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Environmental fate & pathways

Biodegradation in water and sediment: simulation tests

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Description of key information

In the study with just marine water, ethane, propane and isobutane showed evidence of degradation with half-lives of 7 to 33 days. In the study with marine water and sediment, propane, butane and isobutane showed evidence of degradation from test initiation, with half-lives of 18 to 139 days but, after a lag-phase of approximtaely 2 weeks, the substances were degraded completely within about 3 days.

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Additional information

In accordance with column 1 of REACH Annex IX, this study does not need to be conducted as the streams wtihin the category have a low potential for adsorption to sediment. In addition column 2 Annex IX and column 2 Annex X is also applicable as simulation testing does not need to be conducted if CSA according to Annex I has not indicated a need to investigate further the degradation of the substance in water.

Experimental data are available on the persistence of the substances in marine water and marine water and sediment systems. Gas exchange-biodegradation experiments conducted in model estuarine ecosystem shows that members of the category are not expected to be persistent. The study is a non-GLP, non-guideline study but is well described and is considered suitable for use for this endpoint.

In the study with just marine water, ethane, propane and isobutane showed evidence of degradation with half-times of 7 to 33 days. Samples from later in the experiment showed much more rapid biodegradation, which the authors interpret as resulting from adjustment of the bacterial populations to the availability of the substances. Although results of >70 days were given for the half-life of methane in marine water, the authors report that the loss of methane could be accounted for by gas exchange. Therefore, results for methane have not been included in the REACH dossier as they do not represent actual degradation of the substance.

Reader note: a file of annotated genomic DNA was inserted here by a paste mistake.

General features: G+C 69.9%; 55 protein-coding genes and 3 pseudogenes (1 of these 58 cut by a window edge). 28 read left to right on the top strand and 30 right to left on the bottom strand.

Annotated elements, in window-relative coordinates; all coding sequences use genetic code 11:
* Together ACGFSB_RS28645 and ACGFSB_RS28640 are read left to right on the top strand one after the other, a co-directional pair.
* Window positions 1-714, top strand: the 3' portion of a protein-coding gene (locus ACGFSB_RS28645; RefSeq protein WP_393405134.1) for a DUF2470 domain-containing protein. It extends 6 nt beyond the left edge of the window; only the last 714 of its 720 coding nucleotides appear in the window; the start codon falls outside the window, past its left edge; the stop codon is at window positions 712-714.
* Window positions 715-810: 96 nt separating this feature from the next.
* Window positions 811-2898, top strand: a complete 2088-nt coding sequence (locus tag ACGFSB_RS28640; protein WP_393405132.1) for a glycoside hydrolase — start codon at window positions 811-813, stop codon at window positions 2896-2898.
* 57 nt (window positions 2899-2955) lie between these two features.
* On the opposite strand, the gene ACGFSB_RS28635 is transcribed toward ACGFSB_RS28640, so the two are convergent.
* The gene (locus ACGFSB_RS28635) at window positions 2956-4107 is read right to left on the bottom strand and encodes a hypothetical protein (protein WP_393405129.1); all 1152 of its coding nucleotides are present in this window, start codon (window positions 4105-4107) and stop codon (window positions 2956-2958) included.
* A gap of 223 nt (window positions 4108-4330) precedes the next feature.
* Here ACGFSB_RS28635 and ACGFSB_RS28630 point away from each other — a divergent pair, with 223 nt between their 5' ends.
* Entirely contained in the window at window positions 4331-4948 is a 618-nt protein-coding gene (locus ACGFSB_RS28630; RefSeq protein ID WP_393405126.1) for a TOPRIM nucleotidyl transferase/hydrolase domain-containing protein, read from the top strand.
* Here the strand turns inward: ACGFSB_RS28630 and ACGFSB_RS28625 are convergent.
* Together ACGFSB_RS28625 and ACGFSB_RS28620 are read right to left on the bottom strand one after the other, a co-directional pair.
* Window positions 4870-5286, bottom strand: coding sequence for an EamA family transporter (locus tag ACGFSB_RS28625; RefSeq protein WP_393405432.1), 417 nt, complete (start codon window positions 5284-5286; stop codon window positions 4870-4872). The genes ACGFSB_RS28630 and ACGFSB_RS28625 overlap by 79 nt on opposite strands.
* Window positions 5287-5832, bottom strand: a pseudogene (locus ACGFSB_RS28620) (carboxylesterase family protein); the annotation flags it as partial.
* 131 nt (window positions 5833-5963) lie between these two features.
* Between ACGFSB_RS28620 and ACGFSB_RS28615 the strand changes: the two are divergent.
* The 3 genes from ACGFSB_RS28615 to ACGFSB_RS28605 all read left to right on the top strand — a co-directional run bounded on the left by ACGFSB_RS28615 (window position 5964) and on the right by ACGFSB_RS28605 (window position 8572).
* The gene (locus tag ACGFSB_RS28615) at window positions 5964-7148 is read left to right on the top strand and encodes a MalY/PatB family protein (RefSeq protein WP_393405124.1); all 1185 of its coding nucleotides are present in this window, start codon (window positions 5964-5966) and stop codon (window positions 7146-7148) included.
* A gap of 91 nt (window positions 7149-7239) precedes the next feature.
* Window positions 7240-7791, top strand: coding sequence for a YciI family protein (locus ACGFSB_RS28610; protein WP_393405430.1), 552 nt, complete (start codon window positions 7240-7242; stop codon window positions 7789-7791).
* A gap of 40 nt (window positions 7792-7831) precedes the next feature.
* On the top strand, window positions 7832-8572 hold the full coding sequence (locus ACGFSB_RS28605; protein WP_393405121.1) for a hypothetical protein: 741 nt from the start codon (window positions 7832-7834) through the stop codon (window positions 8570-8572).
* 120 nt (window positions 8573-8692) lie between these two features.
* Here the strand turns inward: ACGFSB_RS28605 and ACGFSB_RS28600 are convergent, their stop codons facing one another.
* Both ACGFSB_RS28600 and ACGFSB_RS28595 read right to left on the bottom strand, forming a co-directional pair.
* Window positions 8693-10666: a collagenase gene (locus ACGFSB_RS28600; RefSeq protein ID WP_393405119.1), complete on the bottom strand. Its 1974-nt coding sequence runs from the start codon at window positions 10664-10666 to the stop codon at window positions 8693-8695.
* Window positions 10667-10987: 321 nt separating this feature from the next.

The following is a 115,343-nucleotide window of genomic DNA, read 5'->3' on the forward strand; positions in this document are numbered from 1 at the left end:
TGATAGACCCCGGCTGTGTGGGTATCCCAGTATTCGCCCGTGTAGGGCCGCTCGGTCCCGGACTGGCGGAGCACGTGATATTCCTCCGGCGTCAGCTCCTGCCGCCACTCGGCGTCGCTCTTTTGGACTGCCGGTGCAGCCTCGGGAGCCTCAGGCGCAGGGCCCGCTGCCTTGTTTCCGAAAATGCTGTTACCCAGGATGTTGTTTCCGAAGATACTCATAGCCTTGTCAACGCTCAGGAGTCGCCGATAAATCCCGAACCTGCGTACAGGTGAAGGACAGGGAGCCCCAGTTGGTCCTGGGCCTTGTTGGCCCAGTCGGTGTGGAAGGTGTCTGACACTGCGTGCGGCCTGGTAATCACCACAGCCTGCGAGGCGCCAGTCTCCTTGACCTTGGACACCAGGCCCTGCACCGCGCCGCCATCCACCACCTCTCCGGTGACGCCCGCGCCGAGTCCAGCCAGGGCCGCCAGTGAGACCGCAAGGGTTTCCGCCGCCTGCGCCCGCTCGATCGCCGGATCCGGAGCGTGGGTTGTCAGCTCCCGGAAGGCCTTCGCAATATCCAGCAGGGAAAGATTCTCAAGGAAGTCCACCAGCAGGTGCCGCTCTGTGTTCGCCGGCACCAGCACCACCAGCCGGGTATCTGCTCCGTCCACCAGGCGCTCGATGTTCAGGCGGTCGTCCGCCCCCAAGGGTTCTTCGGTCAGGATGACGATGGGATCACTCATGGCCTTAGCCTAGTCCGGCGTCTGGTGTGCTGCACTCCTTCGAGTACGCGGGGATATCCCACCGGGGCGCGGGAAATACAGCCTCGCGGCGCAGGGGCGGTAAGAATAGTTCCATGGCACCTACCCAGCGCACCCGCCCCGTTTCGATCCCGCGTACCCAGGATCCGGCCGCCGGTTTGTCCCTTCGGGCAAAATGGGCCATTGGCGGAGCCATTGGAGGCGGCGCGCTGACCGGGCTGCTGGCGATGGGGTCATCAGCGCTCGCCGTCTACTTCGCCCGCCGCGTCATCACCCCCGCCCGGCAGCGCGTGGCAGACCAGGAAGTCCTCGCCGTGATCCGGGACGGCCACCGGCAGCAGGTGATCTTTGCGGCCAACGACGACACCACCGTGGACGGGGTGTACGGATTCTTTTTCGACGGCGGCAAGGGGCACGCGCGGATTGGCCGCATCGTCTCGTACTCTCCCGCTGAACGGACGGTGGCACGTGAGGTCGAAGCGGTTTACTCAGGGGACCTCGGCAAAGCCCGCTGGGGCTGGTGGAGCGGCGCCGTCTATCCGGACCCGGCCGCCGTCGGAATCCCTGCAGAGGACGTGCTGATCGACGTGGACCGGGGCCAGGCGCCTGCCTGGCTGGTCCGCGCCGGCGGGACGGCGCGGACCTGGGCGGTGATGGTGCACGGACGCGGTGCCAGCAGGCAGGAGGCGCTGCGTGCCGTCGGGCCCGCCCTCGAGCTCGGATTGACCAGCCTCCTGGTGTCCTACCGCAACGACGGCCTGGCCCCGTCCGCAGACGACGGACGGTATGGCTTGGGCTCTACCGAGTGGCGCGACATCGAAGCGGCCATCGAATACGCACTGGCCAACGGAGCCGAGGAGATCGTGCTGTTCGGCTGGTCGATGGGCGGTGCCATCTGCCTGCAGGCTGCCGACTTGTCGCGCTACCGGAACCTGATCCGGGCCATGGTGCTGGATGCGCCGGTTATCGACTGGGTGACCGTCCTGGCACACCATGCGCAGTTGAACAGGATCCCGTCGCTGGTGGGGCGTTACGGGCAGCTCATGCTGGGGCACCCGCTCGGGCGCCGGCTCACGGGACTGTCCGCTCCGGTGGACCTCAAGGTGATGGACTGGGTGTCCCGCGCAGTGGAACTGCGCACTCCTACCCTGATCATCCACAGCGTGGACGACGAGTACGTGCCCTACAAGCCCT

In the study with marine water and sediment, propane, butane and isobutane showed evidence of degradation from test initiation, with half-lives of 18 to 139 days. The slower rates of degradation compared to experiment 1 are thought to result from the lower temperature (10°C as opposed to 20°C). A lag-time of approximately 2 weeks was seen for the bacteria in the tank to respond completely to the availability of the gases and develop a population with a strong hydrocarbon utilisation capability. Between 311 and 400 hours, ethane, propane, butane and isobutane showed rapid decreases in concentration, far in excess of earlier degradation, gas exchange and outflow. Ethane, which was degraded completely in about 3 days, was the slowest of the substances. Methane also appeared to be degraded during this period, at a rate of about 2.9% per day, corresponding to a half-life of about 24 days.

Ethane, propane, butane and isobutane are subject to degradation in marine ecosystems on the timescale of a few days to a few weeks. Initial rates of degradation are significantly slower than the predicted loss by gas exchange from typical natural estuaries. After a period of 15 to 30 days of moderate degradation, bacterial populations can adjust and degrade gaseous hydrocarbons at least an order to magnitude more rapidly. Thus, for chronic inputs to estuaries, degradation could become the dominant removal mechanism.